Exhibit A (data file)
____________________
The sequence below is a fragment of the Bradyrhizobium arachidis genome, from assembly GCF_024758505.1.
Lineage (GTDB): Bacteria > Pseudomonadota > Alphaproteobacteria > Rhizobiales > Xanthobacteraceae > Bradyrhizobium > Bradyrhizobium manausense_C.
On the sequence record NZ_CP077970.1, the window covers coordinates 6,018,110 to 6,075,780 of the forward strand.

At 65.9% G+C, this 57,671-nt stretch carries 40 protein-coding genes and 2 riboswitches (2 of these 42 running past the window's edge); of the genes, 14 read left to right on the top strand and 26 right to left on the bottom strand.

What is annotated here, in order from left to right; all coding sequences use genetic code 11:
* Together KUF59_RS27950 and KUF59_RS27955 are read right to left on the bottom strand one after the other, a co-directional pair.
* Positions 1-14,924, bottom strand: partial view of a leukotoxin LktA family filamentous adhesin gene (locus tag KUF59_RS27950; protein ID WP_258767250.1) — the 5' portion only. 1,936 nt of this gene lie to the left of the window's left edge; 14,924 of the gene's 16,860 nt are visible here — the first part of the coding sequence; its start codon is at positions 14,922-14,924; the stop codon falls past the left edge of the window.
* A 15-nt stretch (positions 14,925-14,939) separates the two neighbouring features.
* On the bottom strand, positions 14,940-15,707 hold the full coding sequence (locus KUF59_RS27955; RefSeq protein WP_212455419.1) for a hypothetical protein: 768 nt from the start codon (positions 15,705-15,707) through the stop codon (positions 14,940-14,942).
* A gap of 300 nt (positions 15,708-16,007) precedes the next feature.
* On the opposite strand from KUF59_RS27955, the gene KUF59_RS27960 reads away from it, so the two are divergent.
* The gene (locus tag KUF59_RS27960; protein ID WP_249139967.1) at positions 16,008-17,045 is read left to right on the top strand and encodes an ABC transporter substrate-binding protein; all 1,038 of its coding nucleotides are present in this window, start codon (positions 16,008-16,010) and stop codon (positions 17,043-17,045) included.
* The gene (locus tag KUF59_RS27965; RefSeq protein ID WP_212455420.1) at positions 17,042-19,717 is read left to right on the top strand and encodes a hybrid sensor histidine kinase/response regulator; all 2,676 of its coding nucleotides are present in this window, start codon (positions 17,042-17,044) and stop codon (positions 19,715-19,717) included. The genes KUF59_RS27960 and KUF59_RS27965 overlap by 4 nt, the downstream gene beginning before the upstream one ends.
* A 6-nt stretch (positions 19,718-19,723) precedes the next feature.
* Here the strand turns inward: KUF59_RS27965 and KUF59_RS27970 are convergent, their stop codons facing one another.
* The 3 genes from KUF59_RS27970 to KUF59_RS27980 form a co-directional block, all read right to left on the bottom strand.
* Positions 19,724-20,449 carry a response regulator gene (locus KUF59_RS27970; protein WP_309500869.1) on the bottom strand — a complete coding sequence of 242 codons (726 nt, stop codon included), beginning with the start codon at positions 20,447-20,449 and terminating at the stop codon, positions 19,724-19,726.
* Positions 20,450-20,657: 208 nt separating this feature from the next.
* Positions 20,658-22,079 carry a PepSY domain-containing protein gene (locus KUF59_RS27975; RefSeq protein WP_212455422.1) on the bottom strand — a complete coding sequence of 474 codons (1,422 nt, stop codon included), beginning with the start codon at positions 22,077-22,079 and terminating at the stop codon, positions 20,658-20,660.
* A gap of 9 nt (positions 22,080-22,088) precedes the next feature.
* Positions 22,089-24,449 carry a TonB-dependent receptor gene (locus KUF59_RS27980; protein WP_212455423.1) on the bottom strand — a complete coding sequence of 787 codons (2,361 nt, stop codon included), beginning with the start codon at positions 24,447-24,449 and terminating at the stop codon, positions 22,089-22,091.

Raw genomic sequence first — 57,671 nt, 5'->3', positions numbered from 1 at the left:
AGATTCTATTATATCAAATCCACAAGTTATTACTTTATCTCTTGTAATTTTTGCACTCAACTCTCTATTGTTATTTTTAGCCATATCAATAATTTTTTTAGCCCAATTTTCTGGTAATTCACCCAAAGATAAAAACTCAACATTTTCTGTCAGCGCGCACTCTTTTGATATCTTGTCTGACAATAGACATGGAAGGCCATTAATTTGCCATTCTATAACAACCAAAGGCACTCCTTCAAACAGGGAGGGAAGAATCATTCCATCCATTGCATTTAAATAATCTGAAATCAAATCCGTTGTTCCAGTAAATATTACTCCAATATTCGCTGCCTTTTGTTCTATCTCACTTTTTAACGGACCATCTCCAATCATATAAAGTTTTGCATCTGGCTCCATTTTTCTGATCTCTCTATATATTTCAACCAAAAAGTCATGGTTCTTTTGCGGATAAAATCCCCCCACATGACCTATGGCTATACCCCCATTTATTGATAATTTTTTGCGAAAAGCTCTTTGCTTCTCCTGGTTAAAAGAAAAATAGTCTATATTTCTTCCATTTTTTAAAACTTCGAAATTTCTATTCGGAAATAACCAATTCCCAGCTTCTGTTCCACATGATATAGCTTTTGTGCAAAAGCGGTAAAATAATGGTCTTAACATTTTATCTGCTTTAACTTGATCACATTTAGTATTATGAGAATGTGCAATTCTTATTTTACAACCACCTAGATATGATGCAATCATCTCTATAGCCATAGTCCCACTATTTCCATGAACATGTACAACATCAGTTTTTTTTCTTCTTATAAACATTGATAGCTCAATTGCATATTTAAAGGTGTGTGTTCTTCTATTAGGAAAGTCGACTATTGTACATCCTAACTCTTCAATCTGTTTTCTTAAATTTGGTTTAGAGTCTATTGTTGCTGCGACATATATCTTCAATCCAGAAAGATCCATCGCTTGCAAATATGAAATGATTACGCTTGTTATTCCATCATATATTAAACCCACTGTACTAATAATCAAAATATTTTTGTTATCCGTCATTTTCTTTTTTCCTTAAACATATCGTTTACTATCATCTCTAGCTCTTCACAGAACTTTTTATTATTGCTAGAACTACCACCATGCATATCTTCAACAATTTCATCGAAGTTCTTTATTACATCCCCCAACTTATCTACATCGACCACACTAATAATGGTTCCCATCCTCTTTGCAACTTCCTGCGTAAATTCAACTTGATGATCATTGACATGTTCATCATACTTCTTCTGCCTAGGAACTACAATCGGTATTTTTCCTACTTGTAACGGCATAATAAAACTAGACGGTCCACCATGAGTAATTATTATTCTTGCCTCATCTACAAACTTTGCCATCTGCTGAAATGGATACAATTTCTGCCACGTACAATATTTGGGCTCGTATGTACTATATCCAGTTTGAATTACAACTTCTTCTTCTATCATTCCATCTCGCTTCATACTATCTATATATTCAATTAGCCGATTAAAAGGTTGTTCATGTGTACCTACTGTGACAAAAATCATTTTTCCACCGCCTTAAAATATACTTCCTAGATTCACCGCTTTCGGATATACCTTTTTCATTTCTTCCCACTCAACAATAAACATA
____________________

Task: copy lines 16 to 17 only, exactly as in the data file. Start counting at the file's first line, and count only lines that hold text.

* The 3 genes from KUF59_RS27970 to KUF59_RS27980 form a co-directional block, all read right to left on the bottom strand.
* Positions 19,724-20,449 carry a response regulator gene (locus KUF59_RS27970; protein WP_309500869.1) on the bottom strand — a complete coding sequence of 242 codons (726 nt, stop codon included), beginning with the start codon at positions 20,447-20,449 and terminating at the stop codon, positions 19,724-19,726.